IIT Scientists Launch Quest for Better Biohazard Detectors $1 Million Federal Grant Awarded for Development of Handheld Devices
Chicago, IL ---- Researchers at Illinois Institute of Technology (IIT) and IIT partner, IITRI Life Sciences, are moving ahead with development of two prototype bioterrorism detectors, providing powerful new tools for U.S. homeland security and military counter-terrorism efforts.
The project is funded by a recently awarded $1 million federal grant from the U.S. Office of Naval Research to develop easier and faster ways to assess the presence of chemical and biological agents.
In announcing the federal biodefense grant, U.S. Representative Bobby Rush (D-Ill.) called the new research key to stronger homeland security and the safety of U.S. troops all over the world.
"We live in dangerous times," said Rush. "The threat to human life by chemical and biological agents has never been greater. The efforts of the IIT scientists are an integral part of a crucial strategy designed to help our country more easily and more quickly identify, and protect against these kinds of potential threats. These IIT scientists' efforts are part of a crucial strategy to help our country more easily and more quickly identify these kinds of potential threats."
The ongoing research involves a silicon chip the size of a postage stamp that could provide instant detection of biological or even chemical agents. The chip is a modified version of a fingerprint scanning chip already in commercial production, saving on development costs.
A second handheld device promises identification of particular biohazards, like anthrax and smallpox, based on the DNA signature of different microbes. Thus, it offers specificity of detection and the capability to identify biological agents that have been engineered to escape detection based on antigen recognition. Current testing methods are often time consuming and require analysis in specialized laboratories. A portable device with the capability to detect a variety of agents would be extremely useful for situations that require prompt detection in the field.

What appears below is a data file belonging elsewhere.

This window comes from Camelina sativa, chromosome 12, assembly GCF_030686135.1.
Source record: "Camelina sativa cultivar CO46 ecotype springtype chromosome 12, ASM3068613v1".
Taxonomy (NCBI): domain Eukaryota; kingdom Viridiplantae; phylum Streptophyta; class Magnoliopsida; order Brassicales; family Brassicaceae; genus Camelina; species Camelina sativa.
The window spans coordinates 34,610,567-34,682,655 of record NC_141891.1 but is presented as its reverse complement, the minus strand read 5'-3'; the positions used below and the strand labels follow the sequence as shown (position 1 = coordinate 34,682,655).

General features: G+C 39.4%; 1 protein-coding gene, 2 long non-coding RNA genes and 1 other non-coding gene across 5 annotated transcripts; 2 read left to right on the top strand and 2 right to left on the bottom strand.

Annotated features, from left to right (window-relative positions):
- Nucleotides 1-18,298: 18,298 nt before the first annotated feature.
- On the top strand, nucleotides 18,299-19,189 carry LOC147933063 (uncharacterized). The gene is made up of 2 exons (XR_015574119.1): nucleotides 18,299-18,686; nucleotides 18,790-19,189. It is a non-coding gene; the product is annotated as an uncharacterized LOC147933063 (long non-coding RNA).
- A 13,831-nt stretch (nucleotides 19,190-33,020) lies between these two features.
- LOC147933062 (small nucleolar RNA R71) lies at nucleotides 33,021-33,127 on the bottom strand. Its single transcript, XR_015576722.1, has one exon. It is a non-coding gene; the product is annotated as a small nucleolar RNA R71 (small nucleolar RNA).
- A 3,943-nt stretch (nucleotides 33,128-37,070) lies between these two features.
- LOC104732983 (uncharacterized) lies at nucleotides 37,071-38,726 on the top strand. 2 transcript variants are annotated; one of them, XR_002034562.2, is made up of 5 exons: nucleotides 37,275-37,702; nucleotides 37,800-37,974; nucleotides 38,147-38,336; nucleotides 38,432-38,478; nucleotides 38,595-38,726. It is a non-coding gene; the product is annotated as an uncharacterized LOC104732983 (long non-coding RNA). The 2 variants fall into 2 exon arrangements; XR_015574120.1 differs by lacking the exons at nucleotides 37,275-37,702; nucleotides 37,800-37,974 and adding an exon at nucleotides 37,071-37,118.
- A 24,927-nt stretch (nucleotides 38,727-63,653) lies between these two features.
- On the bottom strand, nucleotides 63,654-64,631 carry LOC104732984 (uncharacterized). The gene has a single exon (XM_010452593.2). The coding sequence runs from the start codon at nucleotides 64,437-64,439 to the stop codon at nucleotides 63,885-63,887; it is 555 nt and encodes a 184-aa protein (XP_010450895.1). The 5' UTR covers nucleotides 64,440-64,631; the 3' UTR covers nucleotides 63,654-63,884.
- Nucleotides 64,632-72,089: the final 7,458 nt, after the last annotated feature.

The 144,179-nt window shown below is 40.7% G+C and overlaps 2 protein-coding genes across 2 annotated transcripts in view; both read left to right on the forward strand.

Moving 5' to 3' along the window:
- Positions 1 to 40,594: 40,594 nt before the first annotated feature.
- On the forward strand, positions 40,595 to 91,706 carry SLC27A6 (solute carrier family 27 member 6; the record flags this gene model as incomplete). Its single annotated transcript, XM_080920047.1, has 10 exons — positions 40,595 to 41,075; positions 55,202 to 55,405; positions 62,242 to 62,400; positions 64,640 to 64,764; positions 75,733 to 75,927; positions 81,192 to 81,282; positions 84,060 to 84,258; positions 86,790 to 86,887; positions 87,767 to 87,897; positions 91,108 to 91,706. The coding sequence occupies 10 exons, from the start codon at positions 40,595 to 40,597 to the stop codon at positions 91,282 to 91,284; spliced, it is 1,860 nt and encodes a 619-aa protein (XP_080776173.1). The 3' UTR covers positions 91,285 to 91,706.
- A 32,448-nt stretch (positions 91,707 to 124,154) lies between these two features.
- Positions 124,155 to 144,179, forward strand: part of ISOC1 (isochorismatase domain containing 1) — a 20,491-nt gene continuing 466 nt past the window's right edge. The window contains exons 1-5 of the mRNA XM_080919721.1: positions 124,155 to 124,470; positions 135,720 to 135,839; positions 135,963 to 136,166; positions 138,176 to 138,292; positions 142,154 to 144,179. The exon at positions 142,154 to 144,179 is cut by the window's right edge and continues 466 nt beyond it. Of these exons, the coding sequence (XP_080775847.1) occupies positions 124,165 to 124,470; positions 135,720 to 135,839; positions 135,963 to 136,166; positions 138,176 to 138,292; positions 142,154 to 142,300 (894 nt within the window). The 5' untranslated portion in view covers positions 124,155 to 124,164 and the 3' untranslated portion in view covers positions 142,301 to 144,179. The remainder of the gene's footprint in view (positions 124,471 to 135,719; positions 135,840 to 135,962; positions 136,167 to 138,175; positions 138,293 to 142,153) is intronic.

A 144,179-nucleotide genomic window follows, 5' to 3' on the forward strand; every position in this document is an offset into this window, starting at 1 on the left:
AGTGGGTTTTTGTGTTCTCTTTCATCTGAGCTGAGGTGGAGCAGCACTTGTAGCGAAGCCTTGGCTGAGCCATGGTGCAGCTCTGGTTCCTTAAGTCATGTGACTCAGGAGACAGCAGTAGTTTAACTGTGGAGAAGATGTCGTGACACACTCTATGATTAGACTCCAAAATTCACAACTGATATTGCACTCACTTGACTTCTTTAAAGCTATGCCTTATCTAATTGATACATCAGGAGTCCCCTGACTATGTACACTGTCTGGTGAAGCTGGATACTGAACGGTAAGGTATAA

"Right now, these sensors are in the early stages of development," said IIT President Lew Collens. "Our research team's goal is to make available as quickly as possible devices that would offer our military and civilians flexibility, portability and safety."
The research, led by IIT's Pritzker Institute of Biomedical Science and Engineering, could lead to devices that would be readily adapted to civilian uses, for mass screening for tuberculosis, HIV, and more mundane infectious diseases, as well as routine diagnostics such as blood typing and screening for genetic diseases and certain cancers. Much of this research will be done at IIT's Biomedical Research and Development Complex, part of a state and privately funded redevelopment project at South Federal and 35th Streets.
Founded in 1890, IIT is a Ph.D.-granting technological university awarding degrees in the sciences, mathematics and engineering, as well as architecture, psychology, design, business and law. IIT's interprofessional, technology-focused curriculum prepares the university's 6,200 students for leadership roles in an increasingly complex and culturally diverse global workplace.